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On a hot June night in 2016, something woke Anne Walter from her sleep.
Although nonbinding, the resolution would lay out the city’s template for criminal justice reform, prioritizing efforts that reduce crime while emphasizing opportunities for diversion from jail and rehabilitation for defendants.
WASHINGTON – Lawmakers from the Inland Northwest are calling on leaders in the House of Representatives to allow votes on two bills to address violence against Native American women and girls, which despite bipartisan support have stalled as COVID-19 has thrown the legislative schedule into disarray.
Coyote Ridge now has more cases than any other Washington state prison.
The Airway Heights Corrections Center is being outfitted as one of two “regional care facilities” that will treat inmates diagnosed with COVID-19 if there is a spike in the number of cases within the state prison system. A spokesperson said the Airway Heights facility will have about 30 beds and “should be operational in the coming weeks.”
I am urging the governor to sign a trio of transformative community supervision reform bills that are good for communities, good for taxpayers and critical to making communities safer.
Spokane has gone to great lengths to get good information and develop good ideas about how to dispense justice more smartly. But all the good ideas and hopeful recommendations will crash without any buy-in from the key players.
Making good on a centerpiece of his successful bid for City Council President in November, Councilman Breean Beggs introduced a set of proposals to kick-start deep reform to the city’s criminal justice system on Wednesday.
A Washington State University study on the effects of legalizing marijuana turned up unintended consequences, found gaps in the data and came up with suggestions for law enforcement agencies.
Despite an explanation of the decision not the press charges against a man who has an extensive history of credible reports of abusing his three children, it remains inexplicable how every adult, every organization, every institution meant to protect those kids accountable could have blown this so badly.
Spokane County leaders are asking voters to renew a $6 million-a-year sales tax that the region has approved twice before to maintain the criminal justice status quo.
The Spokane County Sheriff’s Office’s Community Diversion Unit works to divert people experiencing mental health crises away from the hospital or jail.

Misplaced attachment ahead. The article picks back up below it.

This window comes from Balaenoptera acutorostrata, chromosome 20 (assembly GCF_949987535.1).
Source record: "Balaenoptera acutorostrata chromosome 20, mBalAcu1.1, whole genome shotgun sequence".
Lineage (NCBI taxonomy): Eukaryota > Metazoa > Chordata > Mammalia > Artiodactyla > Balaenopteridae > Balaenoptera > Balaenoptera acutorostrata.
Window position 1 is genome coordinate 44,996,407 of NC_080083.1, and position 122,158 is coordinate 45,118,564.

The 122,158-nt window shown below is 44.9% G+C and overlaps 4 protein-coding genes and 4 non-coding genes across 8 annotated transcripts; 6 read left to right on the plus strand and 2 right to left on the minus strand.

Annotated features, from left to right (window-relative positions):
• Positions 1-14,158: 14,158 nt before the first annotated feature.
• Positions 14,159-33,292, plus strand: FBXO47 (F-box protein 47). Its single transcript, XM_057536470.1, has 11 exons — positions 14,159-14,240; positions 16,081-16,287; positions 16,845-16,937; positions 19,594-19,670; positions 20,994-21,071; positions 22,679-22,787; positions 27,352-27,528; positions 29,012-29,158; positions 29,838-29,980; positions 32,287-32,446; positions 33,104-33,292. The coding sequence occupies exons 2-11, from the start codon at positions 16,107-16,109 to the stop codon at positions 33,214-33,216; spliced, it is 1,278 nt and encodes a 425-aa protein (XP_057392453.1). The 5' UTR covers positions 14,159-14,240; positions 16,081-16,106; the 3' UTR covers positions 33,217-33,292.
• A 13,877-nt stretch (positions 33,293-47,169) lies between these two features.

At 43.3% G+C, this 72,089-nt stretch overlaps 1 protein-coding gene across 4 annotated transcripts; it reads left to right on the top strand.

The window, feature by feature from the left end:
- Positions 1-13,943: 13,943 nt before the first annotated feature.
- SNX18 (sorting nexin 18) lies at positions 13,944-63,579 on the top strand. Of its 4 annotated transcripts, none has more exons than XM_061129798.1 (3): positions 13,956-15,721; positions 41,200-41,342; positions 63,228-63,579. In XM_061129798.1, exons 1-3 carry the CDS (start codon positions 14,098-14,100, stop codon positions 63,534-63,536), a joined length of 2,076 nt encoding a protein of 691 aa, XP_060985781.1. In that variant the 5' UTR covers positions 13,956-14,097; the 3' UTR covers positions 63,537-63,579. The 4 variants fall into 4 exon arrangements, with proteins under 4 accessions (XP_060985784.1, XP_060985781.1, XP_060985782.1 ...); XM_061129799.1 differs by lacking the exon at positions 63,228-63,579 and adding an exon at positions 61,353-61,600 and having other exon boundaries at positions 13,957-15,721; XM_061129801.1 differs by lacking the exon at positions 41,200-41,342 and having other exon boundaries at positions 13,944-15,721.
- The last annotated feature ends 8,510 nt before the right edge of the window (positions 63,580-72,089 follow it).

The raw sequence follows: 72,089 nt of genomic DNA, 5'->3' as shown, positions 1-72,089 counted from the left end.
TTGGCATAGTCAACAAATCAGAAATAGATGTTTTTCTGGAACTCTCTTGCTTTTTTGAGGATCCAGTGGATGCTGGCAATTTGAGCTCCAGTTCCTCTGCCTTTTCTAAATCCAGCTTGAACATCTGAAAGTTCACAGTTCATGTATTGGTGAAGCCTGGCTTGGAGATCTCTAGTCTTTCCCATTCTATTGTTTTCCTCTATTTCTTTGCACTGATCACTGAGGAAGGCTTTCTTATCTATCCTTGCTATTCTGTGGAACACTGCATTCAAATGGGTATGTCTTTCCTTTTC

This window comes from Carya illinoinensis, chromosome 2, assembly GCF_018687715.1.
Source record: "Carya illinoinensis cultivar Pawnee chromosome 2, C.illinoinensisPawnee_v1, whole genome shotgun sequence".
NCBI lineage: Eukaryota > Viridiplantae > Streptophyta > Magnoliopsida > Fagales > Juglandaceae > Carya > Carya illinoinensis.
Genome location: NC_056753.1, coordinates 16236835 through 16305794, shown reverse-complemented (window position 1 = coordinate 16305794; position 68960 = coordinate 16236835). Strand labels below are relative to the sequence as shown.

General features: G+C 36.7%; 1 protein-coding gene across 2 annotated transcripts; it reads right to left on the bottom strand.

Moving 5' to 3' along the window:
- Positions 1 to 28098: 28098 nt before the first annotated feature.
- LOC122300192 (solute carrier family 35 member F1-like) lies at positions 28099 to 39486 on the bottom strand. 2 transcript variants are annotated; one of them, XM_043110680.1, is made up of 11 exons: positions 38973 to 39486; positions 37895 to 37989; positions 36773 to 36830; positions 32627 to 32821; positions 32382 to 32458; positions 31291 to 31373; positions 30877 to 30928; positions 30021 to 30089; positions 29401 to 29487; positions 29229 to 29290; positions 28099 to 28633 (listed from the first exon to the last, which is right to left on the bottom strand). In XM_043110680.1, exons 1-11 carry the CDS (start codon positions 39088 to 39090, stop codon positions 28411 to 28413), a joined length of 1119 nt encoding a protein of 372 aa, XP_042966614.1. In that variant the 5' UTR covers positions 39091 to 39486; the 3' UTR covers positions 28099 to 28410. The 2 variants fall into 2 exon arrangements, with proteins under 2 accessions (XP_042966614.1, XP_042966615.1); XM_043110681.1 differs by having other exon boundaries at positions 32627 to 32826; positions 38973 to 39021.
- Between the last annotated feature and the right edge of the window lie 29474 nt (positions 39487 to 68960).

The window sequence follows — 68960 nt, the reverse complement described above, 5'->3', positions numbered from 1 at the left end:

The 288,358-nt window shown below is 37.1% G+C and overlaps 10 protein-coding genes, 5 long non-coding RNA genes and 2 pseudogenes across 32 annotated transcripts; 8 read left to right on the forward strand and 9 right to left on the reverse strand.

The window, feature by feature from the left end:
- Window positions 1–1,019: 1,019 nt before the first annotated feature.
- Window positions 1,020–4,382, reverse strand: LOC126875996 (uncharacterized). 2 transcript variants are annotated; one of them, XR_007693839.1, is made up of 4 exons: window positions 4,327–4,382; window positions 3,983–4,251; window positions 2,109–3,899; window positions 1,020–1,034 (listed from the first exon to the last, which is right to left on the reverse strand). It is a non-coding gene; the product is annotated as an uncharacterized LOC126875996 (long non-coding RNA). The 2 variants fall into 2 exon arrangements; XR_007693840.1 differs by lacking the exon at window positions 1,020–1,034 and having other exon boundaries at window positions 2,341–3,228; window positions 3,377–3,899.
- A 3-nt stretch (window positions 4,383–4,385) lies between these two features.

Spokane County is seeking a volunteer to fill a vacancy on its civil service commission, which is responsible for reviewing the job performance of law enforcement.
Unlike most of Washington’s larger counties that have moved toward decriminalizing felony drug possession in conjunction with diversion programs aimed at swapping jail cells for robust drug and mental health treatment, Spokane County has moved in a different direction.
The Spokane City Council passed a measure at the end of 2015 that would allow those with misdemeanor marijuana convictions to petition the court for their record to be cleared. To date, just three people have received reprieves through a program that is now under debate in Olympia.
The state auditor’s office found roughly one-third of Washington’s jail inmates are candidates for pretrial services such as electronic monitoring, mental health and substance abuse treatment, and texts and phone calls that remind people of court dates.
President Donald Trump said “a lot of people” from the NFL have been calling and thanking him for signing legislation addressing concerns with the criminal justice system.
The funding comes in addition to another $1.9 million that the foundation awarded to the county in 2015 and 2016 as part of its Safety and Justice Challenge.
The Spokane Assessment for Evaluation of Risk, known as the SAFER tool, was touted as a cornerstone of local efforts to reduce jail overcrowding and eliminate racial disparities in the justice system. But because of staff turnover, software glitches and the challenge of syncing the tool with state court data, the program never worked as intended.
The Senate passed a sweeping criminal justice bill Tuesday that addresses concerns that the nation’s war on drugs had led to the imprisonment of too many Americans for non-violent crimes without adequately preparing them for their return to society.